Evaluation of the Corneal Endothelium Following Cataract Surgery in Diabetic and Non-Diabetic Patients

By Adela Ciorba, Amir M. Abdelhamid, G. Roiu, S. Saber and Simona Cavalu

Figure 1. Representative images of endothelial cell layer (coloured dots) 1 week after surgery performed with specular microscopy for (a) diabetic patient and (b) non-diabetic patient. Copyright: Simona Cavalu et al.

The aim of this study was to evaluate the influence of phacoemulsification cataract surgery on the state of the corneal endothelium in diabetic versus non-diabetic patients. We compared the corneal cell morphology in 48 diabetics with good glycemic control and 72 non-diabetic patients before and after uneventful phacoemulsification. Corneal cell density, central corneal thickness, and hexagonality were measured preoperatively and post-surgery (at 1 and 4 weeks) by specular microscopy. The effect of age, gender, axial length, and anterior chamber depth on the parameters of
the corneal endothelium were evaluated. Copyright Simona Cavalu et al.

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Combined socio-demographic and clinical characteristic of diabetic and non-diabetic groups. Legend: AXL—axial length; ACD—anterior chamber depth. Copyright Simona Cavalu et al.
Correlation matrix between measured variables before the surgery. Legend: AXL, axial length; ACD, anterior chamber depth; CCT_PRE, central corneal thickness preoperative; CD_PRE, cell density preoperative; HEX_PRE, hexagonality of endothelial cells preoperative;
* significance, p < 0.05. Copyright Simona Cavalu et al.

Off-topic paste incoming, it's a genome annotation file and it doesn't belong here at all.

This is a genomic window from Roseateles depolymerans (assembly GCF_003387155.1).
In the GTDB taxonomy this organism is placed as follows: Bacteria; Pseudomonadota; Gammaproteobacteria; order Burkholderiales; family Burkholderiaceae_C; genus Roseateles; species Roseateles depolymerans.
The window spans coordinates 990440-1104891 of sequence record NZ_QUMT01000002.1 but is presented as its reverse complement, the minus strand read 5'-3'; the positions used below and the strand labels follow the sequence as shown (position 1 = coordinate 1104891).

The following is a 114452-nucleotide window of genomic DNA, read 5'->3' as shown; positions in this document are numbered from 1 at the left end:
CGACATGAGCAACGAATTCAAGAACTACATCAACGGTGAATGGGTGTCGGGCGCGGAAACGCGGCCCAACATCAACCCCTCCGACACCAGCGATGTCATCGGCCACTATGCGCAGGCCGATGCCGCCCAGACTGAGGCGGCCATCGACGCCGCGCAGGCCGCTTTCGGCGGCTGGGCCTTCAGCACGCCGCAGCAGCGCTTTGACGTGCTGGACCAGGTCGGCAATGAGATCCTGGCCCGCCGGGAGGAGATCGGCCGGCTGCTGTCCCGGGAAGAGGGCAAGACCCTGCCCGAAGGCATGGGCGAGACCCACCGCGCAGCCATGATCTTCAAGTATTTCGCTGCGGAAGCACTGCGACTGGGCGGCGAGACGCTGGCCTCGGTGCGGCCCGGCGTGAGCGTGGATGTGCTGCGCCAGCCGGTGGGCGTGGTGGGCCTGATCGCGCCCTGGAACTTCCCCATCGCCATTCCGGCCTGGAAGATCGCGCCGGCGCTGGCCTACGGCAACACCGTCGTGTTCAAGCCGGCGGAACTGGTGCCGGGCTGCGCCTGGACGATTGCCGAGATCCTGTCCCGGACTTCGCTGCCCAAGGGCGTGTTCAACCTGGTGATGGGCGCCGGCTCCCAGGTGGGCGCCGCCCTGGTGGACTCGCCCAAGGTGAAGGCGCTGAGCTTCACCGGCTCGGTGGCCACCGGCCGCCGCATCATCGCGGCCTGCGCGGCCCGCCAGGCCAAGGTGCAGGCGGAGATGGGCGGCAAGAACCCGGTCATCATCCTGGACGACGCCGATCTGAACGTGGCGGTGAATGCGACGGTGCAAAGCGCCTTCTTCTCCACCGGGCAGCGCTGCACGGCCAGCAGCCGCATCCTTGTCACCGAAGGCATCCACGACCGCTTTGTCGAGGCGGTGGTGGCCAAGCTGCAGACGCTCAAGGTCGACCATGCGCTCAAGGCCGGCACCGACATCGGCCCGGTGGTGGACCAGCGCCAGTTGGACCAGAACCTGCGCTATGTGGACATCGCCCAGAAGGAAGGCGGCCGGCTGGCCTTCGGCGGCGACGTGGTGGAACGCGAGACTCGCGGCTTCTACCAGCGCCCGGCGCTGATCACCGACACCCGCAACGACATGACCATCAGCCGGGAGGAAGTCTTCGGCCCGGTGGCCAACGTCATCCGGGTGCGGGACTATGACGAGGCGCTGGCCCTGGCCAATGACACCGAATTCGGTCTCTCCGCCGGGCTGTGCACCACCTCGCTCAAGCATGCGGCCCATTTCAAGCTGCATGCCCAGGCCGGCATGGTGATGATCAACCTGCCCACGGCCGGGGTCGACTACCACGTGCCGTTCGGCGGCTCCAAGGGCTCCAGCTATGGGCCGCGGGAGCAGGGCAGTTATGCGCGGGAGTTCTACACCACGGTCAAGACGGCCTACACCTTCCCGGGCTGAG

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Effect of surgery on central corneal thickness (a), cell density (b), and hexagonality of endothelial cells (c). Copyright Simona Cavalu et al.
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Effect of diabetes on surgical outcomes, including central corneal thickness, cell density, and hexagonality of endothelial cells postoperative at 1st week (a) and at 4th week (b). Copyright Simona Cavalu et al.


We noticed significant differences between pre-surgical and postoperative CD values in both diabetic and non-diabetic patients. Despite good glycemic control, diabetic patients had more pronounced morphological abnormalities compared to those of non-diabetics, but visual outcomes after phacoemulsification with IOL implantation were similar in both groups. A drop in the postoperative endothelial density was noted after the first week, in both groups. A significant increase in central corneal thickness was also noted in both groups one week after phacoemulsification, but there was no statistical significance after 4 weeks in the diabetic group. In terms of cell hexagonality, statistically significant differences were noted after 4 weeks in both groups.A major finding in our study is that, although an advanced loss of CD was noted, along with an increased CCT and a reduction of hexagonality (especially in the diabetic group), there were no cases of postoperative bullous keratopathy, probably due to several factors, such as surgeon’s experience and the use of viscoelastic substances with a protective role, as well as a careful preoperative evaluation and a good glycemic index (HbA1c < 7%).We strongly recommend routine specular microscopy and HbA1c evaluation before all cataract surgeries. Regarding intraoperative precautions, a high level of monitoring is necessary in terms of pacho power intensity and ultrasound energy, along with a proper application of the dispersive viscoelastic substances to reduce the risk of endothelial damage for a successful surgical procedure.

Copyright Simona Cavalu et al.

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